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I'm thinking about making an app which will require Bluetooth to be available at all times. However, if this reduces battery charge life significantly, then that's kind of a show stopper. Can anyone give me a general idea about how much drain constant Bluetooth use will put on the battery?

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Discoverability is definitely the killer here on Bluetooth in terms of battery. – t0mm13b Aug 16 '12 at 16:13
Also related: Does allowing Bluetooth discovery consume more power? – Izzy Aug 17 '12 at 14:03

What drains... my special. Here some data samples, based on a Motorola Droid:

| Mode               | Energy   |
| Bluetooth receive  | 751 mW   |
| Bluetooth send     | 487 mW   |
| Bluetooth standby  |   2,8 mW |

So if you use BT quite regularly (e.g. to be able to immediately pick up a call with your headset), having it in standby doesn't hurt that much (Compare: 2G StandBy 11,6 mW, 3G StandBy 18,3 mW, Wifi StandBy 7,8 mW -- and, often mistaken: GPS StandBy 0,4 mW).

But if, on the other hand, you use BT once a week (or even less) -- heck, you can manually enable it then, there are enough "toggle switches" and widgets available.

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Oops.. you and your styles.. :) again, tabular data.. keep it up. – Evil Angel Aug 16 '12 at 17:00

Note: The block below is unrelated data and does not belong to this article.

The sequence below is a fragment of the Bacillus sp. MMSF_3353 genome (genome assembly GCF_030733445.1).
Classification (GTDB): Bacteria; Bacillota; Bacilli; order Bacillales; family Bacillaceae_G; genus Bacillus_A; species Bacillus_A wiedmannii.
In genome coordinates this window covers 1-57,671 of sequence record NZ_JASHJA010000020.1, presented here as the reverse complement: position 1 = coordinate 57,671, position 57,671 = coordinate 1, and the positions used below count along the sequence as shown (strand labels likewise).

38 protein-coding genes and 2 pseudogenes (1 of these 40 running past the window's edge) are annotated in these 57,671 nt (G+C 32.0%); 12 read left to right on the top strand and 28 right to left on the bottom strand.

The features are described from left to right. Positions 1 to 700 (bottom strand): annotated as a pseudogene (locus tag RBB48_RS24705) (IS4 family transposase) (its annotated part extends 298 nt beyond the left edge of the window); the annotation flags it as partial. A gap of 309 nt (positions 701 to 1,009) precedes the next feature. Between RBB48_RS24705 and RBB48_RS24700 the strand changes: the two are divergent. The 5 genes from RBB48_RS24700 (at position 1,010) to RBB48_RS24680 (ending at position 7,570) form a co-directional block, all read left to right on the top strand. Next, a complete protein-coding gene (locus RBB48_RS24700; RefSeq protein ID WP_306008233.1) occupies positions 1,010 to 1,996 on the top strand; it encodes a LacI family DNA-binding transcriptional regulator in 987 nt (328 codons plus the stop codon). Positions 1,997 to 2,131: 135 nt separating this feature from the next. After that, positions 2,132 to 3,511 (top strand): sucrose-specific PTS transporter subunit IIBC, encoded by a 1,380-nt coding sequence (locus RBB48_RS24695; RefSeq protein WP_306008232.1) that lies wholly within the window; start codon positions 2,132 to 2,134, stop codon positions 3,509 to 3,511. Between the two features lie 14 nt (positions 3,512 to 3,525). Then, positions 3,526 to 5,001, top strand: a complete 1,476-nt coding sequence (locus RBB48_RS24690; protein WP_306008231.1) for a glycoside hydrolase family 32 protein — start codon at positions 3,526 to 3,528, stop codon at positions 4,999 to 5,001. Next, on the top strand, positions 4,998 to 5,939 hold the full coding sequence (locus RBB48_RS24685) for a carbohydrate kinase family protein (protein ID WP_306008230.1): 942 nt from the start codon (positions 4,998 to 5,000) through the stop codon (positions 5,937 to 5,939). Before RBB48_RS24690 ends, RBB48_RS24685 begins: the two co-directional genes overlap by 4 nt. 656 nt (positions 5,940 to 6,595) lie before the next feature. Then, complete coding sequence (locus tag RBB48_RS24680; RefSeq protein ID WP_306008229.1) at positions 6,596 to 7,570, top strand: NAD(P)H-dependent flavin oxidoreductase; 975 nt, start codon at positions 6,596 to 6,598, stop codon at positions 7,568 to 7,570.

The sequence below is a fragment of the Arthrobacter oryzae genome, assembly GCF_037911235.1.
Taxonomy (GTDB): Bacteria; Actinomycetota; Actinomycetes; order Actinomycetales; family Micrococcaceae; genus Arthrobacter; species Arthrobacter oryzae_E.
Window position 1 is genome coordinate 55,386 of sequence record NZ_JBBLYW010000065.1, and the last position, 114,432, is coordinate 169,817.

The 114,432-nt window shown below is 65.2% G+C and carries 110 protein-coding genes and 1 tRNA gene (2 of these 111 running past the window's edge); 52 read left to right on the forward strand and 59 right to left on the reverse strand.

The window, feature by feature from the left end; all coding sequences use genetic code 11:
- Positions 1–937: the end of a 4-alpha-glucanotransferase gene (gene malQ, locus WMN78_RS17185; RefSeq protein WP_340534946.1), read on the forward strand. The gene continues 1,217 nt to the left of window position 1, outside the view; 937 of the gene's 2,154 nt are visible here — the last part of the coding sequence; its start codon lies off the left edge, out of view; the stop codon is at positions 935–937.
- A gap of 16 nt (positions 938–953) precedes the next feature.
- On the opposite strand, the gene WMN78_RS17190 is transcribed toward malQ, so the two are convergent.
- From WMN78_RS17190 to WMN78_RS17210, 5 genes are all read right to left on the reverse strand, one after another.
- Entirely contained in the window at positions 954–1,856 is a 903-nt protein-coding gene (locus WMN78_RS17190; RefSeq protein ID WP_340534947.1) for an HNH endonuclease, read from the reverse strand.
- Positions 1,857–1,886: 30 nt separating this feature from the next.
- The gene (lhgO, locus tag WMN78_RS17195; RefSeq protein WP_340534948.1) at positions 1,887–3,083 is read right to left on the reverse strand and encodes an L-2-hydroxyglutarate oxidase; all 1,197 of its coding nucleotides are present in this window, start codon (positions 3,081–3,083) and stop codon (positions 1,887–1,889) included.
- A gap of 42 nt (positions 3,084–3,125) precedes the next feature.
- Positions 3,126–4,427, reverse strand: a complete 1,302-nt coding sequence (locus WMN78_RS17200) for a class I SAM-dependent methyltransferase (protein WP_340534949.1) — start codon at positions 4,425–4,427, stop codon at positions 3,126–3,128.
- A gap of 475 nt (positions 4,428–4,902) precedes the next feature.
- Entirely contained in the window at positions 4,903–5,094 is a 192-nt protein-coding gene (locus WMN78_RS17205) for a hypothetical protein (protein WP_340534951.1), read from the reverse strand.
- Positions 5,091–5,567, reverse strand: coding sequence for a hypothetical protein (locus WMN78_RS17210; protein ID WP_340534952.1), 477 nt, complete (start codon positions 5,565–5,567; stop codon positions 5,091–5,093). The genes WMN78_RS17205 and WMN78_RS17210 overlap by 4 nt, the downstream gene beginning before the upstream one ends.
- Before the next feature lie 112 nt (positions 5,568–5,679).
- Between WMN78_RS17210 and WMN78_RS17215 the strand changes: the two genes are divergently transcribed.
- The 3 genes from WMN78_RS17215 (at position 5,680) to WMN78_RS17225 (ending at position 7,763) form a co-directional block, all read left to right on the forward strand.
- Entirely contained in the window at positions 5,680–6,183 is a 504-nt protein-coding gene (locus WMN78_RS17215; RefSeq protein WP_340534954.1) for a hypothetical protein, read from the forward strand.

Yepp, will do :) Unfortunately we don't have a nicer way to format tables but using ASCII art... – Izzy Aug 16 '12 at 17:52
@SachinShekhar If you are interested in the full list: What can I do to increase battery life on my Android device? – Izzy Aug 17 '12 at 14:05

Constant use of Bluetooth will put quite a significant drain on the battery, even having it on is known to drain the battery.

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It will certainly drain it faster than having it turned off. However, how fast will vary depending on the phone. – BBlake Oct 31 '10 at 12:29

It really depends on what you are using Bluetooth for. I have a Bluetooth watch (MBW-150) that I sync with my phone using OpenWatch and it affects my battery life minimally. All it does is sync the phone's time with my watch, vibrates on certain notifications/calls, and gives me control of my music player (play/stop/next/prev/volume). So I essentially have Bluetooth turned on all the time and haven't really seen a battery problem because of it.

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I have a Samsung Galaxy S (Vibrant):

  • With Bluetooth & Sync turned on, but the Bluetooth not connected, I better have > 45% battery before I go to bed or else my phone will be dead by morning.

  • With Bluetooth & Sync turned off, I only use 1-2% battery overnight.

How much of that is Bluetooth and how much is Sync, I don't know. But the combination sure kicks the crap outta my phone.

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On my Galaxy S3 even if I have bluetooth turned on but do not use it at all it still drains my battery 30% faster as opposed to if it was turned off!

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Hello and welcome to Android Enthusiasts Lance! :) While your answer is valid, it would be great if you could provide some data from your experience ( if you have some time available you could screenshot the battery life screen on multiple runs with bluetooth turned off/on) :) – benjaminS Jun 1 at 8:07

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